The word swagger should be a familiar term to anyone who has listened to popular hip-hop songs in recent years; a recent search on Rap Genius turned up more than a thousand songs that used the word in the lyrics.
Given those stats, you’d be forgiven for thinking “swagger” is a relatively new concept, but it can be traced all the way back to Elizabethan England. As with so many other famous words and phrases, the first writer to use it was William Shakespeare. The playwright first had the “shrewd and knavish sprite” Puck use it in this monologue in A Midsummer Night’s Dream:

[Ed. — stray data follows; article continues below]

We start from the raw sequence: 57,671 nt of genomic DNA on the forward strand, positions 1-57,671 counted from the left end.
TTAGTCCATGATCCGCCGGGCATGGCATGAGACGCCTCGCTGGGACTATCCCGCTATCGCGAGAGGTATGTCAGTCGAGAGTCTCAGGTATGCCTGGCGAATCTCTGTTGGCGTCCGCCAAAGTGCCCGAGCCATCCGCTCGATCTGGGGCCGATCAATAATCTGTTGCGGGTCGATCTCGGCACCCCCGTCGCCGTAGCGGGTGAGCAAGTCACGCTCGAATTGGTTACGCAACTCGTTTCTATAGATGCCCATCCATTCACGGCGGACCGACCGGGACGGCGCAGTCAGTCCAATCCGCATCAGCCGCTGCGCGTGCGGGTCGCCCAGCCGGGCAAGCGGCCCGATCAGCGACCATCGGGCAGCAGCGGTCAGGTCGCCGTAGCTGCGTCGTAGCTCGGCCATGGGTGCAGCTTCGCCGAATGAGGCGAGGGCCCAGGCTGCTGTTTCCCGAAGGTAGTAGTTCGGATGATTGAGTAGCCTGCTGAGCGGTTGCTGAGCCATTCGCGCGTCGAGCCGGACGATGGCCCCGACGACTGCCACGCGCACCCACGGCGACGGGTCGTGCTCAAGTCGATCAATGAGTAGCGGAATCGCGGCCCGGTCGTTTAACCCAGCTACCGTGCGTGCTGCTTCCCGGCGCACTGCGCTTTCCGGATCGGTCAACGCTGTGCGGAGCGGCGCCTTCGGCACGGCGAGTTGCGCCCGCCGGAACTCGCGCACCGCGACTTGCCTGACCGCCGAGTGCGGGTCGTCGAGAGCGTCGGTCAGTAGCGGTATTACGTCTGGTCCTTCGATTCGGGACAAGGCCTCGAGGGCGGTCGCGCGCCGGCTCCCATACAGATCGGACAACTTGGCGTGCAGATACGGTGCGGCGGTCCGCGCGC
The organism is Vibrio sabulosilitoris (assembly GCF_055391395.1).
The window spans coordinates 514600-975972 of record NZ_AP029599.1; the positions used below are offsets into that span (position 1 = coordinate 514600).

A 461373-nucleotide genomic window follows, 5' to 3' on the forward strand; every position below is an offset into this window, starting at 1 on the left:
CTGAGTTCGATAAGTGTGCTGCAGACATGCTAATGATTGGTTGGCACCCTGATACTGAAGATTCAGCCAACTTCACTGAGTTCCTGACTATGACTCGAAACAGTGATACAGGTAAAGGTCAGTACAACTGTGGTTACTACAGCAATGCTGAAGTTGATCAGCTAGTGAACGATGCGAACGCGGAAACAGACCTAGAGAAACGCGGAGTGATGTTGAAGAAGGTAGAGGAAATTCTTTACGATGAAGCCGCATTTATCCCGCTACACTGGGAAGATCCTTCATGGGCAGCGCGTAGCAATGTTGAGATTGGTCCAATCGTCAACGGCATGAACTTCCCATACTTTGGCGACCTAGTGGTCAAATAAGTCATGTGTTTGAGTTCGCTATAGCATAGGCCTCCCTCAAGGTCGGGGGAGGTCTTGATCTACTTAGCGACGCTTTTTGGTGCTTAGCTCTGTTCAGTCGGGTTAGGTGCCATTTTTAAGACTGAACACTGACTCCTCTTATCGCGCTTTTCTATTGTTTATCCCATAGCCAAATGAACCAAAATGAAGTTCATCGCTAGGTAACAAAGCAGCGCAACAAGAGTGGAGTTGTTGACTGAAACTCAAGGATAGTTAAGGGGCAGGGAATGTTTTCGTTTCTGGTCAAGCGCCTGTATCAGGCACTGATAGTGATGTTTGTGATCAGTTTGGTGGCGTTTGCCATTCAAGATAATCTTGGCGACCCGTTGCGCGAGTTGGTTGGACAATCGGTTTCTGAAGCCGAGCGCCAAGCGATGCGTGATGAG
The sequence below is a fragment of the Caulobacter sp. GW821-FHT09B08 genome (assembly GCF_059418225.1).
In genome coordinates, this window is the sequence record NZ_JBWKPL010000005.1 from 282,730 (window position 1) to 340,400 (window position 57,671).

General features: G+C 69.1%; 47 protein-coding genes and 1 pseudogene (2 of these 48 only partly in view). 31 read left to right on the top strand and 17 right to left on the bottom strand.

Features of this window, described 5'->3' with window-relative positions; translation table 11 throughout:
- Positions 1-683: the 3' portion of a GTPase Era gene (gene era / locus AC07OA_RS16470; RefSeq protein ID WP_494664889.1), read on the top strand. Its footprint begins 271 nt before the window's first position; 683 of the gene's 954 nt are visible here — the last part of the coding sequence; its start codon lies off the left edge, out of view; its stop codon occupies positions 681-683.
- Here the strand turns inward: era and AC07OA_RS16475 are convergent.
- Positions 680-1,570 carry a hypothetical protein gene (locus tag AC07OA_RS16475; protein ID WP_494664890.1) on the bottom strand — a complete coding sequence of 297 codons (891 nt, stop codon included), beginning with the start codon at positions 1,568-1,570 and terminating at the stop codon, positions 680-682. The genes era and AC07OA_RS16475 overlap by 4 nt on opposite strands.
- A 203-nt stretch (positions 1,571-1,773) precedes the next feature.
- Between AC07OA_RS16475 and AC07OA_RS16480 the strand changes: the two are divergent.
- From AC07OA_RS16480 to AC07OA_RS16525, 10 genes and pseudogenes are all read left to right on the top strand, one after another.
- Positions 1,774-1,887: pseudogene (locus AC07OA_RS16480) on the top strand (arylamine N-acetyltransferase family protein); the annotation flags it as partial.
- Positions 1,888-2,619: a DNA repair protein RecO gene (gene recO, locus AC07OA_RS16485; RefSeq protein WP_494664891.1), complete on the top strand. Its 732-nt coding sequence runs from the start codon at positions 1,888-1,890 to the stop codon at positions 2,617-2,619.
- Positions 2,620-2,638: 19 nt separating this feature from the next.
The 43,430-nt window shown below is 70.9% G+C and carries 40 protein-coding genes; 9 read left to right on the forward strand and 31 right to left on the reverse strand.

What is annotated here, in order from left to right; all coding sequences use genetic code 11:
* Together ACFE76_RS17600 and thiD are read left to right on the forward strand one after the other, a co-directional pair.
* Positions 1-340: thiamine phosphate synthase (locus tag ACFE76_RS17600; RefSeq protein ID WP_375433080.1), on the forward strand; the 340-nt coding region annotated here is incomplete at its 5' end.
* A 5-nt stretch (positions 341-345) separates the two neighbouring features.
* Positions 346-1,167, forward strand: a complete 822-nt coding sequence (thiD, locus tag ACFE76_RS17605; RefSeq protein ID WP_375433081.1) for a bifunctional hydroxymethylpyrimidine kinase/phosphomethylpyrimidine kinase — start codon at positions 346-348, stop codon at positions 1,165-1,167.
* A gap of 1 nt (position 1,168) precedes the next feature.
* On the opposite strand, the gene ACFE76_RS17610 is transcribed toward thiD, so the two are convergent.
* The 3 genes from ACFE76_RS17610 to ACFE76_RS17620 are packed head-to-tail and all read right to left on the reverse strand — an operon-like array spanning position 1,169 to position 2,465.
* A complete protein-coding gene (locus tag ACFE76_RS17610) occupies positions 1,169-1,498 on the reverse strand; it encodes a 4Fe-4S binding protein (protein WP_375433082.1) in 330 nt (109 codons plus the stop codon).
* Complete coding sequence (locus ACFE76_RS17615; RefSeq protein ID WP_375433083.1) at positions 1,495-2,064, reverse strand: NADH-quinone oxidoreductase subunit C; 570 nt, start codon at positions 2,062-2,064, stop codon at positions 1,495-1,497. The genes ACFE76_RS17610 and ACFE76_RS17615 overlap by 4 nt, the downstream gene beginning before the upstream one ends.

What hempen home-spuns have we swaggering here,
So near the cradle of the fairy queen?
Read more about the history of “swagger” on NPR’s Code Switch.